Despite fresh jungle-themed wallpaper and new lampshades that look like swollen eel traps, Pico Bar + Eatery is still easily recognisable as the old Zibibbo. But the significant change is that this Wellington institution is no longer so much a restaurant as a bar with good food.

It’s still part-owned by Zibibbo’s Adam and Nicola Newell, but nowadays they are silent partners, in conjunction with their former chef, Ariki Rei. During his 20 years in the kitchen, Rei has done the hard yards at high-end places such as Shed Five and this shows in his beautifully garnished plates. Yet at heart Rei’s tastes remain colloquial, as seen in the menu section headed Kiwi Classics which, rather amusingly, includes mince on toast. However, this beef is prime Angus, you understand, while the toast is ciabatta, the egg is free range and the dish comes with Worcestershire butter. Another delightful compound butter, this time mixed with truffle mash, accompanies the complimentary bread served on arrival.

At the heart of the menu are 10 wellconceived tapas. Tokyo fried chicken, in particular, is emerging as Rei’s signature dish: chicken pieces are marinated in citrussy-soy ponzu, rolled in cornflour, deep-fried and then glazed in a pan with more ponzu, before being served with edamame beans, pickled daikon, intensely scented coriander microherbs and Japanese kewpie mayonnaise.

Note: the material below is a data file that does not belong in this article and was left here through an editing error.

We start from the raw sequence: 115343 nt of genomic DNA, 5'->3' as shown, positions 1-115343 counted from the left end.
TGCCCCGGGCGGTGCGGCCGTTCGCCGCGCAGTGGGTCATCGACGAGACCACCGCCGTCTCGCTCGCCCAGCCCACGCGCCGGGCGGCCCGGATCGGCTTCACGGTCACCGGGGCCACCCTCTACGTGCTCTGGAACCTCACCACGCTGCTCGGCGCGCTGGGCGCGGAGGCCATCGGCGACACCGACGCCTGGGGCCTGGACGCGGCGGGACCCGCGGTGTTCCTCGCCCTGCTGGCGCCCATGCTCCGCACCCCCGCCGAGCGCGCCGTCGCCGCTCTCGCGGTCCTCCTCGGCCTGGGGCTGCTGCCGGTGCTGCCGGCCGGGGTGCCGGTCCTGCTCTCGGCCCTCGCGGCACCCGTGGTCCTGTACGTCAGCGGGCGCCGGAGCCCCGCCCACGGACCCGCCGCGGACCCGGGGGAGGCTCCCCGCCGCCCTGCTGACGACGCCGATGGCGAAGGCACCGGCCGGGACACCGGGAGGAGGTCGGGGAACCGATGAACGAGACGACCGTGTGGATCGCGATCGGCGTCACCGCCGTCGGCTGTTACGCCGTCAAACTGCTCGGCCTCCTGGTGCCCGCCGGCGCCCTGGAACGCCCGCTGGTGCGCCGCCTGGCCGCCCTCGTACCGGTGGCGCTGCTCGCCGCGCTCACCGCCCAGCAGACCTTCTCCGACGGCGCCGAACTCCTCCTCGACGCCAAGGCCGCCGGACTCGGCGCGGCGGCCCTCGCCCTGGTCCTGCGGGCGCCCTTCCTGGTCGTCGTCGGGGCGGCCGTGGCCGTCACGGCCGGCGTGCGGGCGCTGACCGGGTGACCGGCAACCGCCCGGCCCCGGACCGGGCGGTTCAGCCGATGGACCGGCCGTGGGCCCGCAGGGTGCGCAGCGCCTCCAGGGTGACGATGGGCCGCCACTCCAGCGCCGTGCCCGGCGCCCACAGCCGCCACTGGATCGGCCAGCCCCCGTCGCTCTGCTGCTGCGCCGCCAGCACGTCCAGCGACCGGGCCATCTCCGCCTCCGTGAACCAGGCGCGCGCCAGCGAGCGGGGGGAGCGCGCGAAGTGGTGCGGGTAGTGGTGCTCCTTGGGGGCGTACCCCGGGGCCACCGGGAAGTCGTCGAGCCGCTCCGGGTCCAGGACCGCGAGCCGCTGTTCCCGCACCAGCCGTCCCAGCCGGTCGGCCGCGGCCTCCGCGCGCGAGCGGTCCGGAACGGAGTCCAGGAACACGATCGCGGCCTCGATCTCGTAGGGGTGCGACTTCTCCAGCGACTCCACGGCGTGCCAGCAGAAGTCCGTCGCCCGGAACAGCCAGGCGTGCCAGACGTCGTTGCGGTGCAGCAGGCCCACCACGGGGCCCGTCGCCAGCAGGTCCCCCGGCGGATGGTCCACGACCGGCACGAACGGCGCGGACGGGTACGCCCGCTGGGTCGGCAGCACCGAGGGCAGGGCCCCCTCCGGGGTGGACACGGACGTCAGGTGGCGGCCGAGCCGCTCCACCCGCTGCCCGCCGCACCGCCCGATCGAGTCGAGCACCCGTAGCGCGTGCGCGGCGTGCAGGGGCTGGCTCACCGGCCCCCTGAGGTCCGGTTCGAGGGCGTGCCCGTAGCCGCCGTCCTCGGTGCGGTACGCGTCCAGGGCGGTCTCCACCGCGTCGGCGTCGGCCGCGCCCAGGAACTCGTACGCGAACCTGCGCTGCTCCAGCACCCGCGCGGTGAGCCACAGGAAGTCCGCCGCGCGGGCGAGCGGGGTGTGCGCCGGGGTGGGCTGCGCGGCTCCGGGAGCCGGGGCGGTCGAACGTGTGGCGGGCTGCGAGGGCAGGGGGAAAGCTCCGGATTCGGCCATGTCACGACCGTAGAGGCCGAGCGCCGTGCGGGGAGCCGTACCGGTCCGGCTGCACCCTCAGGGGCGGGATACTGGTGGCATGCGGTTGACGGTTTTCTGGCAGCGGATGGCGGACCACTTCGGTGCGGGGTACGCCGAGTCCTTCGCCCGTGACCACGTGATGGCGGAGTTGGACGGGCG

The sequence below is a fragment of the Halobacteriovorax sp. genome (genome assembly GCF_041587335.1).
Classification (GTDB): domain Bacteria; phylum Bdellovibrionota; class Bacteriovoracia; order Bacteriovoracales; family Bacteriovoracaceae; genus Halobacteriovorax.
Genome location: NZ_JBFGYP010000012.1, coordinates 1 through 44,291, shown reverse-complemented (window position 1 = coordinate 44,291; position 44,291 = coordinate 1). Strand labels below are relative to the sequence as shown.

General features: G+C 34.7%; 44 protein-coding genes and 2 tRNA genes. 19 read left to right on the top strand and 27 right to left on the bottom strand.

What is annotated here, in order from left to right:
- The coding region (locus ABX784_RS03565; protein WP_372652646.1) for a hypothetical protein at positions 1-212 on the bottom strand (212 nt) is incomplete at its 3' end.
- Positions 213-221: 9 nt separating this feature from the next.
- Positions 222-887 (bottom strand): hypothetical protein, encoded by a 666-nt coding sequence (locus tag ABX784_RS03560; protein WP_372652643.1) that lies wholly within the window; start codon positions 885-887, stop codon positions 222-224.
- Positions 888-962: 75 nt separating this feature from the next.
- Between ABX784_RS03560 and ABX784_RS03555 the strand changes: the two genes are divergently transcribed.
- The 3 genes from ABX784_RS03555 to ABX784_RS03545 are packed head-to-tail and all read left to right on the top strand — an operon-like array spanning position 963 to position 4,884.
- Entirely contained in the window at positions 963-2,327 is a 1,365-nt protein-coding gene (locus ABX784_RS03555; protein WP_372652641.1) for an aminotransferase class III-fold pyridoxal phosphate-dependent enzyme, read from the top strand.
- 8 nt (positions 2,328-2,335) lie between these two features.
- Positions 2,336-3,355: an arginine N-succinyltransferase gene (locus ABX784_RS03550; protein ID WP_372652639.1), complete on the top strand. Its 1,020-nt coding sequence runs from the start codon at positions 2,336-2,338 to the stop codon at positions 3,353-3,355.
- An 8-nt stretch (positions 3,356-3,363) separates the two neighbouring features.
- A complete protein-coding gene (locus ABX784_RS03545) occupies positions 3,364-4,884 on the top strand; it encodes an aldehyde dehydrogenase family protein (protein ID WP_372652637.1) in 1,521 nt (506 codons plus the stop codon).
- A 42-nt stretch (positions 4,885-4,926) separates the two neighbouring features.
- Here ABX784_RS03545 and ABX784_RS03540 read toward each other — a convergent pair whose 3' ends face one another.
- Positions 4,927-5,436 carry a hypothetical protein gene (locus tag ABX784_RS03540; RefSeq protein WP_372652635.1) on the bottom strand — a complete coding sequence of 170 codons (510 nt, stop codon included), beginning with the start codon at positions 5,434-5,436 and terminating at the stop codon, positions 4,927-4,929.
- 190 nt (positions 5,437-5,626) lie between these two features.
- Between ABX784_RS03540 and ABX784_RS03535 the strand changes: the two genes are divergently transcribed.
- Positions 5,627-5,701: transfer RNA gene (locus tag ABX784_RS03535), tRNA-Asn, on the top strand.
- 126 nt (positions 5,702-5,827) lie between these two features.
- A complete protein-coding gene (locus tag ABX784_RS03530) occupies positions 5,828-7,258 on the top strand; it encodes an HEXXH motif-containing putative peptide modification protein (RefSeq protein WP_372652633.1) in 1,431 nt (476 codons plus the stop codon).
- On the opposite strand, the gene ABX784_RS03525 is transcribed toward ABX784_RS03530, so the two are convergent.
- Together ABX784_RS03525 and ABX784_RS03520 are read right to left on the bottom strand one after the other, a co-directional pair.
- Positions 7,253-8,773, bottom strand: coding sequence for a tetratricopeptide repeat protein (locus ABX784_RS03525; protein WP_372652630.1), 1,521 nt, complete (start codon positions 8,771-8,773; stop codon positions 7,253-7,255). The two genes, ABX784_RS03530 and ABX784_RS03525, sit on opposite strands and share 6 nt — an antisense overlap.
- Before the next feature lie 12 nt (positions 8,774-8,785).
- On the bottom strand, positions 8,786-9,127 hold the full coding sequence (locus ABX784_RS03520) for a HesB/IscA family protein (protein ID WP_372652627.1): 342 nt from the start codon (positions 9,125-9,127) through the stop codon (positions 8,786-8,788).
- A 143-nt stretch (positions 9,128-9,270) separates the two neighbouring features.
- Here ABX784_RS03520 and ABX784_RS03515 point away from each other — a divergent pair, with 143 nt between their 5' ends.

Safety concerns about leaving an egg emulsion mayonnaise out on a bench all afternoon have driven Rei’s decision to use kewpie, which also pops up unannounced with the cauliflower fritters – battered florets pre-cooked with mild curry seasoning. Rather cleverly, the accompanying drunken sherry raisins and caper popcorn are also minced together to form an enticing sweet-sour relish.

Crab and sweetcorn empanadas with tomato salsa and fresh lime combine the flavours in wellmeasured proportion, with the sweetcorn complementing rather than overpowering the sweet delicacy of the crab. Essentially these empanadas are little pies and as such are designed to appear comfortingly familiar to parents and especially to children.